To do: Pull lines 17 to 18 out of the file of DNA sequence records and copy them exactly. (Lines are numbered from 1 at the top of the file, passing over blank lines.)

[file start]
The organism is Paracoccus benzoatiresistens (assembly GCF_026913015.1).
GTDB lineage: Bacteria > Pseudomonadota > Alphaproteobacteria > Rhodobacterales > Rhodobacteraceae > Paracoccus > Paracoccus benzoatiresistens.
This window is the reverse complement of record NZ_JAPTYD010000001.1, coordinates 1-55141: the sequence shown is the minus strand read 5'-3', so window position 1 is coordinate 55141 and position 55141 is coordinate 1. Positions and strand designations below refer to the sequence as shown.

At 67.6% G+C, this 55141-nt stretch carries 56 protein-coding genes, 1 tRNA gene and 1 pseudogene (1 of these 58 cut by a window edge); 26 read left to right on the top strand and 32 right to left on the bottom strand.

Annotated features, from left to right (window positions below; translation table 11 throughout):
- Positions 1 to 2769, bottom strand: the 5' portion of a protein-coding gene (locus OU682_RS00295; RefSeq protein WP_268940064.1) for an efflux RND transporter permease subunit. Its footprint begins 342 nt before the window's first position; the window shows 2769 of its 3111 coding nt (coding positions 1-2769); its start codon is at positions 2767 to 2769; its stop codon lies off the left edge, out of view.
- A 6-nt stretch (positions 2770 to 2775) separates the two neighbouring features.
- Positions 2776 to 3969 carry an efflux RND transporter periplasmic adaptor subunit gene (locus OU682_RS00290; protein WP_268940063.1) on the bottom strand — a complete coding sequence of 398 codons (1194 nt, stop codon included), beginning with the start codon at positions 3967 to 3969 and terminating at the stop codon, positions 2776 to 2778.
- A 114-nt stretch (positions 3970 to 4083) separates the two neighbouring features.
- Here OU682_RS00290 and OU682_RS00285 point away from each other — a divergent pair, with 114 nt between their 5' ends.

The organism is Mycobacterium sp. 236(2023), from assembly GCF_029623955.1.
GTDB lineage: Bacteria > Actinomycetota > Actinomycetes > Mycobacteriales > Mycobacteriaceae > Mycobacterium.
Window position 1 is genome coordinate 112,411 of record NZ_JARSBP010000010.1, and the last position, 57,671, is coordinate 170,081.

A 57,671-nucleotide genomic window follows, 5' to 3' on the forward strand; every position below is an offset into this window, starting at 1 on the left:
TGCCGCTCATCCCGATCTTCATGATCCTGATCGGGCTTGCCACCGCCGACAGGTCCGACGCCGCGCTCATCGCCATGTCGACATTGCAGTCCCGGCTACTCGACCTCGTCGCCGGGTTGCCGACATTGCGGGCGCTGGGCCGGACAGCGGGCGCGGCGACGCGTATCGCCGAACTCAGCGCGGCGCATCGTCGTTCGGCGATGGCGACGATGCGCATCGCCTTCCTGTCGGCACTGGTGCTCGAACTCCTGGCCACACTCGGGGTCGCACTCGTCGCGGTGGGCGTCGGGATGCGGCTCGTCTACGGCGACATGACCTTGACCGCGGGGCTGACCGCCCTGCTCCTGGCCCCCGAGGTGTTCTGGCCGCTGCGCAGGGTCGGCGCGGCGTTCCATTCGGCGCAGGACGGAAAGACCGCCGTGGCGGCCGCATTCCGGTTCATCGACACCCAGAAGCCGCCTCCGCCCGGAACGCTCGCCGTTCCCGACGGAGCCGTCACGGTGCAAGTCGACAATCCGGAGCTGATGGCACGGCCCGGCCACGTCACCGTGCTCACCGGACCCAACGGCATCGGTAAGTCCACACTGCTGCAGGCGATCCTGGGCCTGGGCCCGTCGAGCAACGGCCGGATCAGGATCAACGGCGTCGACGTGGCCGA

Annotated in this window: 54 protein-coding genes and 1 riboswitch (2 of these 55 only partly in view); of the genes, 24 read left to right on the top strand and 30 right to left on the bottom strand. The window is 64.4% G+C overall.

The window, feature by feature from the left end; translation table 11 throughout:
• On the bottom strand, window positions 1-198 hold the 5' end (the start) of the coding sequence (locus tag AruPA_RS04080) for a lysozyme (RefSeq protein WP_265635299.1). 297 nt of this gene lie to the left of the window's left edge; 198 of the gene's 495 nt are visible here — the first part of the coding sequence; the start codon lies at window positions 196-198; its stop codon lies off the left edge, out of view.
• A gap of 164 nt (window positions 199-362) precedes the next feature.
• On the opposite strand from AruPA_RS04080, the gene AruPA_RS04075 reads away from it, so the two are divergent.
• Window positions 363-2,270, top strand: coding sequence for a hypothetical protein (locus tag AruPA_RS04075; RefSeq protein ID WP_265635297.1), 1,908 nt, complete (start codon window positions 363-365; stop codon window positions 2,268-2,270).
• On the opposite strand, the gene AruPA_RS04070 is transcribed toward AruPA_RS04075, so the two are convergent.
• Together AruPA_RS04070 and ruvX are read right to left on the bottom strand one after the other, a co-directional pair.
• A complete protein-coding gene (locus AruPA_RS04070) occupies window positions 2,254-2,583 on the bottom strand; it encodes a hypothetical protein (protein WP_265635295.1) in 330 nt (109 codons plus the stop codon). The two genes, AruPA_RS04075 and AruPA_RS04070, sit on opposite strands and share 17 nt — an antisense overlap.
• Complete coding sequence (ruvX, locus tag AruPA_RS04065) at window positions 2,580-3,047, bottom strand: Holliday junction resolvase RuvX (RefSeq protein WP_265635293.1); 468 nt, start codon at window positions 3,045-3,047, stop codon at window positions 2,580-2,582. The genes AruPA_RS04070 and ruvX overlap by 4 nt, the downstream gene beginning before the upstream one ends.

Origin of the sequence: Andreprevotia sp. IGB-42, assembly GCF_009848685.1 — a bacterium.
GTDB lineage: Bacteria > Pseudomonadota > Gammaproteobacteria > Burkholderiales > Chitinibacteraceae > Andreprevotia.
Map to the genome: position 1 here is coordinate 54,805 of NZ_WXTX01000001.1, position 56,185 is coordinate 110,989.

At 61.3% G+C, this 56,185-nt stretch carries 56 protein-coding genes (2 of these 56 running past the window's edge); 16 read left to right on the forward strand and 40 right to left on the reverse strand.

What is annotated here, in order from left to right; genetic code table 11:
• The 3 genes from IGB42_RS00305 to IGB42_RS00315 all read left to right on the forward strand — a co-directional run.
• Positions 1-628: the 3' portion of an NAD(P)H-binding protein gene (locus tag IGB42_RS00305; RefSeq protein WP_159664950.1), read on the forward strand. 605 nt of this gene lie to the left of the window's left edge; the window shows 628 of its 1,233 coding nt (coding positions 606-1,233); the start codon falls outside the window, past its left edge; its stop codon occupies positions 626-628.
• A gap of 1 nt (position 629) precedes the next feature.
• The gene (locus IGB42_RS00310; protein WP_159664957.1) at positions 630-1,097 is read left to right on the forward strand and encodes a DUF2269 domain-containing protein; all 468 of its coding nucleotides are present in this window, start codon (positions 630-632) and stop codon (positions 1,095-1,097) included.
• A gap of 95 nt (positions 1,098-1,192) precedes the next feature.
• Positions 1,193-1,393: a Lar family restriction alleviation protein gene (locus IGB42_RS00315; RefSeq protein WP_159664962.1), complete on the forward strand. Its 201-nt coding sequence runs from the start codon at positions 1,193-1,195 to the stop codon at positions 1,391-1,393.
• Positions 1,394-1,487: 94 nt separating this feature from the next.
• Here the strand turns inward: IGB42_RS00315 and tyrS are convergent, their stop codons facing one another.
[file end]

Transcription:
The window, feature by feature from the left end; translation table 11 throughout:
• On the bottom strand, window positions 1-198 hold the 5' end (the start) of the coding sequence (locus tag AruPA_RS04080) for a lysozyme (RefSeq protein WP_265635299.1). 297 nt of this gene lie to the left of the window's left edge; 198 of the gene's 495 nt are visible here — the first part of the coding sequence; the start codon lies at window positions 196-198; its stop codon lies off the left edge, out of view.